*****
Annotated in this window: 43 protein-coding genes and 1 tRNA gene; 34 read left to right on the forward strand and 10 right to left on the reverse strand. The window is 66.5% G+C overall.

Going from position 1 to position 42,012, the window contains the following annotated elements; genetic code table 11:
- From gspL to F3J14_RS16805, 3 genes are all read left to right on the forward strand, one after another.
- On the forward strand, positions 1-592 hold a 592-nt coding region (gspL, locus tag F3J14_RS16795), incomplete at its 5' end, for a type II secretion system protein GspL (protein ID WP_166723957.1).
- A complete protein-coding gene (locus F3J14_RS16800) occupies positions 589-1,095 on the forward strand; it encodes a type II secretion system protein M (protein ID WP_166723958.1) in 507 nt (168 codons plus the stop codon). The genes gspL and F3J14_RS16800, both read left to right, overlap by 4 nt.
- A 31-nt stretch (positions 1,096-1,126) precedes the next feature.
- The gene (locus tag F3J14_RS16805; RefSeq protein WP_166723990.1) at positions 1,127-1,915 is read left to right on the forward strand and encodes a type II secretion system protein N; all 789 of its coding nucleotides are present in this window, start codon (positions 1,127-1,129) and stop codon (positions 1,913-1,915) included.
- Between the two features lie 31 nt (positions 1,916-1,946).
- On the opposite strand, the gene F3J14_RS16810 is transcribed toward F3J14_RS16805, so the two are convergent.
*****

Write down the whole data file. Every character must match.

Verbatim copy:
Annotated in this window: 43 protein-coding genes and 1 tRNA gene; 34 read left to right on the forward strand and 10 right to left on the reverse strand. The window is 66.5% G+C overall.

Going from position 1 to position 42,012, the window contains the following annotated elements; genetic code table 11:
- From gspL to F3J14_RS16805, 3 genes are all read left to right on the forward strand, one after another.
- On the forward strand, positions 1-592 hold a 592-nt coding region (gspL, locus tag F3J14_RS16795), incomplete at its 5' end, for a type II secretion system protein GspL (protein ID WP_166723957.1).
- A complete protein-coding gene (locus F3J14_RS16800) occupies positions 589-1,095 on the forward strand; it encodes a type II secretion system protein M (protein ID WP_166723958.1) in 507 nt (168 codons plus the stop codon). The genes gspL and F3J14_RS16800, both read left to right, overlap by 4 nt.
- A 31-nt stretch (positions 1,096-1,126) precedes the next feature.
- The gene (locus tag F3J14_RS16805; RefSeq protein WP_166723990.1) at positions 1,127-1,915 is read left to right on the forward strand and encodes a type II secretion system protein N; all 789 of its coding nucleotides are present in this window, start codon (positions 1,127-1,129) and stop codon (positions 1,913-1,915) included.
- Between the two features lie 31 nt (positions 1,916-1,946).
- On the opposite strand, the gene F3J14_RS16810 is transcribed toward F3J14_RS16805, so the two are convergent.